The more the U.S. housing market changes, which is always, the more lenders face the challenge of making sound credit risk decisions based on new and changing information about the deals, borrowers and builders. Among the many variables, sound risk decisions often depend on how well a new construction lender knows their builders, which is what I call my favorite list of "lessons learned."

The housing market has rejuvenated and flourished somewhat in 2014, with new construction fueling much of the growth and builders popping up in communities hunting for work. Weighing the layers of risk within that growth is what will distinguish an experienced and successful lender. Conversely, the lack of due-diligence performed on a builder prior to closing may leave the lender stuck in a bad place.

To protect your assets lenders must examine the variables surrounding their investment. Based on many years of mortgage lending experience through numerous supply and demand cycles, I recommend three due diligence steps for lenders to help ensure a project is financially feasible and sound.

1. Request clear documentation from the beginning.

Seeing all numbers and liabilities involved up front is critical for lenders to take the next step with confidence on the new construction project. It also establishes the expectation for project communications – the lender and builder should both understand and share the desired outcome of the big picture and small details along the way.


2. Be aware of red flags.

When speaking with and registering and/validating the builder, the first few discussions should give lenders a clear indication of whether or not to proceed. Before doing so, lenders should feel comfortable with all answers or follow-up answers. If the comfort isn't there, it could be a sign of instability and uncertainty.

Be cautious of incidents in the builder's past that could signal trouble. For example, low credit scores, bankruptcies and changes to the company name in short period of time, should all lead to follow-up questions from the lender and responses from the builder that exceed satisfaction. 

Consider asking the following questions of builders:

Is the builder of record the builder of history? It is important to confirm that the builder in name is the same individual or individuals who contributed to the history of credit, skill and project success. The builder may have the same name with all new individuals working the deal, which is not a clear picture of the risk for lenders.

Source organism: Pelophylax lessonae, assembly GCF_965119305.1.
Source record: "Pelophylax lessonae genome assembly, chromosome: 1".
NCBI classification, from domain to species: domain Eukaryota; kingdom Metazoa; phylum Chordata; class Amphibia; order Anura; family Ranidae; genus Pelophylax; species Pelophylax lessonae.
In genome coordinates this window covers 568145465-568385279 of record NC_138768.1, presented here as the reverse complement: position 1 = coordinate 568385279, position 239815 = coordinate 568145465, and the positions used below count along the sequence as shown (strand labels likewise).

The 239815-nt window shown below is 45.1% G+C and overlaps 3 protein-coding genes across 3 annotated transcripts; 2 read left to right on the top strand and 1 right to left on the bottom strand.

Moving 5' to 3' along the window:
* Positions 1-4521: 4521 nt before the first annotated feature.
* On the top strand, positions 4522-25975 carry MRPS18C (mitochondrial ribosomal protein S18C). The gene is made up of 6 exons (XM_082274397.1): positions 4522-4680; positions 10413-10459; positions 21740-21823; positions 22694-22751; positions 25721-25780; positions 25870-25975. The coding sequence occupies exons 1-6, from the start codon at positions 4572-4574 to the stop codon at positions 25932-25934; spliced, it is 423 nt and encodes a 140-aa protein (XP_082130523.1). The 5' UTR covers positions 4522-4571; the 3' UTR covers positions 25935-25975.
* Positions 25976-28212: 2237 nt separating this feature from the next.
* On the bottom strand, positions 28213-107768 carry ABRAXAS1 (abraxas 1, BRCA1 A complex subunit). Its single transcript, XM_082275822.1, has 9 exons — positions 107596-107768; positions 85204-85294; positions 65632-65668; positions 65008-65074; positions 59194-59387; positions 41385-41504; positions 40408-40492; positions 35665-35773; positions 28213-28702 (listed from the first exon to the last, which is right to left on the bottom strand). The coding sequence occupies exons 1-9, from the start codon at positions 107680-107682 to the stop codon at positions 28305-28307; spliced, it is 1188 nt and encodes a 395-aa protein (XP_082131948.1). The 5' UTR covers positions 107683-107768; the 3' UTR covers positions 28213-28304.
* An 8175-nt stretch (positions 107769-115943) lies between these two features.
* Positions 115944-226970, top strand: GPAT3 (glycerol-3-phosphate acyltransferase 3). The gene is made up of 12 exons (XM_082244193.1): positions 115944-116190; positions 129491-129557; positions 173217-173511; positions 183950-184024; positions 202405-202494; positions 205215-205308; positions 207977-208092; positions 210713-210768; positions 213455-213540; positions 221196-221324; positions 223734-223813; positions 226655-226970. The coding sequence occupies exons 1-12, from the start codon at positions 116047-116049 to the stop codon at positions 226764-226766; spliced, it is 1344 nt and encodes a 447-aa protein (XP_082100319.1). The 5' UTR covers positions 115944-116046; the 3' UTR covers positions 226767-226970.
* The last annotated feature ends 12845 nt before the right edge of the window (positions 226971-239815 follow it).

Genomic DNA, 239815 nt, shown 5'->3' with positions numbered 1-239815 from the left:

How long have you worked in this market? The best indication of the builder's credibility is the amount of industry experience. However, be wary of the builder with extensive experience but only stays in one market for one or two years at a time. While this doesn't tell the whole story of the builder, it is certainly a red flag to check out.

How many projects are you currently working on? The builder's typical number of homes is relative to the average price range of the home he/she builds. A builder that builds multi-million dollar homes will build far less than a builder that builds an average unit of $250,000. This should be weighed into what type of portfolio a lender wants to build.   

Could you provide me with a detailed budget for the project? A line item cost breakdown should be obtained for every new construction project to 'prove' what costs have been included in the total price. A builder that is not willing provide a line item cost breakdown either hasn't thought through the cost of the project or may be hiding cost in the project, or both. 

Can you provide multiple references? The most common argument to obtaining subcontractor and supplier references is "why would a builder ever provide a bad reference?" The reason to ask for a reference is to detect possible issues if the builder provides only one or two references, seems hesitant to provide references, or stumbles through the response.

3. Incorporate professionals.

Traditional lending practices to determine credit worthiness fall in line with checking credit, credit to debt ratios, bank statements, verification of income through tax documentation. There is a wealth of information available today about builders, but this only becomes a valuable decision point when that information is accessible and relevant.  A builder's previous history may be the best predictor of his/her future behavior. 

In conclusion, at the end of the day, whether the market is hot or not, lenders need to maintain the same diligence about knowing the deal, and the dealer. Knowing the builder means knowing who the dealer is as well as the history of record and the current property numbers. The risk is too great to trust a potential builder's credibility without proper validation. Take these steps to ensure you are more than satisfied with all responses, communication and attention toward you as an invested partner.



Brad Meyer is president of the Trinity Real Estate Solutions family of companies. He founded Trinity Real Estate Solutions in 2003 after spending years in the mortgage lending, financial services, field services, manufacturing and technology industries. Trinity's goal is to provide the banking, lending and insurance industries with a uniquely comprehensive range of residential and commercial products and services designed to mitigate risk. Contact Brad at 888.573.8025 or